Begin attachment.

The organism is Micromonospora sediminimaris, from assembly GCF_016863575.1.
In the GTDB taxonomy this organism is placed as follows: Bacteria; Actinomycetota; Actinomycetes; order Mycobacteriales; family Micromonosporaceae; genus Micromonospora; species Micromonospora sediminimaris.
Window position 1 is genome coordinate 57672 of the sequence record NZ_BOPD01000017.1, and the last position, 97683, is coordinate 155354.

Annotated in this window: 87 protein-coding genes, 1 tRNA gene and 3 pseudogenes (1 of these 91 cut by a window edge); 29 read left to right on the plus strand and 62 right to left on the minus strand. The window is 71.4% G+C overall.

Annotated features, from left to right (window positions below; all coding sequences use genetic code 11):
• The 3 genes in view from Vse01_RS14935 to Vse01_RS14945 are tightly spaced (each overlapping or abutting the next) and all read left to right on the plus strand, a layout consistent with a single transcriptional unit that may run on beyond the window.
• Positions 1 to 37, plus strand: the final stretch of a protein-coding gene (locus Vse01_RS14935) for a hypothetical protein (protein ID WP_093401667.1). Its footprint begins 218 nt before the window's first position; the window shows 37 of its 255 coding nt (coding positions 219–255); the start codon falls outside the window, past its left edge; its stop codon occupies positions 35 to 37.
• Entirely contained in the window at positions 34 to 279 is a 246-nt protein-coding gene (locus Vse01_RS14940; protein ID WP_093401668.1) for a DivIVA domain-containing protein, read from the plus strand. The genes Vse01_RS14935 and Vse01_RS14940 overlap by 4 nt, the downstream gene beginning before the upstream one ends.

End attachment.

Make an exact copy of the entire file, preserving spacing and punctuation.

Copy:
The organism is Micromonospora sediminimaris, from assembly GCF_016863575.1.
In the GTDB taxonomy this organism is placed as follows: Bacteria; Actinomycetota; Actinomycetes; order Mycobacteriales; family Micromonosporaceae; genus Micromonospora; species Micromonospora sediminimaris.
Window position 1 is genome coordinate 57672 of the sequence record NZ_BOPD01000017.1, and the last position, 97683, is coordinate 155354.

Annotated in this window: 87 protein-coding genes, 1 tRNA gene and 3 pseudogenes (1 of these 91 cut by a window edge); 29 read left to right on the plus strand and 62 right to left on the minus strand. The window is 71.4% G+C overall.

Annotated features, from left to right (window positions below; all coding sequences use genetic code 11):
• The 3 genes in view from Vse01_RS14935 to Vse01_RS14945 are tightly spaced (each overlapping or abutting the next) and all read left to right on the plus strand, a layout consistent with a single transcriptional unit that may run on beyond the window.
• Positions 1 to 37, plus strand: the final stretch of a protein-coding gene (locus Vse01_RS14935) for a hypothetical protein (protein ID WP_093401667.1). Its footprint begins 218 nt before the window's first position; the window shows 37 of its 255 coding nt (coding positions 219–255); the start codon falls outside the window, past its left edge; its stop codon occupies positions 35 to 37.
• Entirely contained in the window at positions 34 to 279 is a 246-nt protein-coding gene (locus Vse01_RS14940; protein ID WP_093401668.1) for a DivIVA domain-containing protein, read from the plus strand. The genes Vse01_RS14935 and Vse01_RS14940 overlap by 4 nt, the downstream gene beginning before the upstream one ends.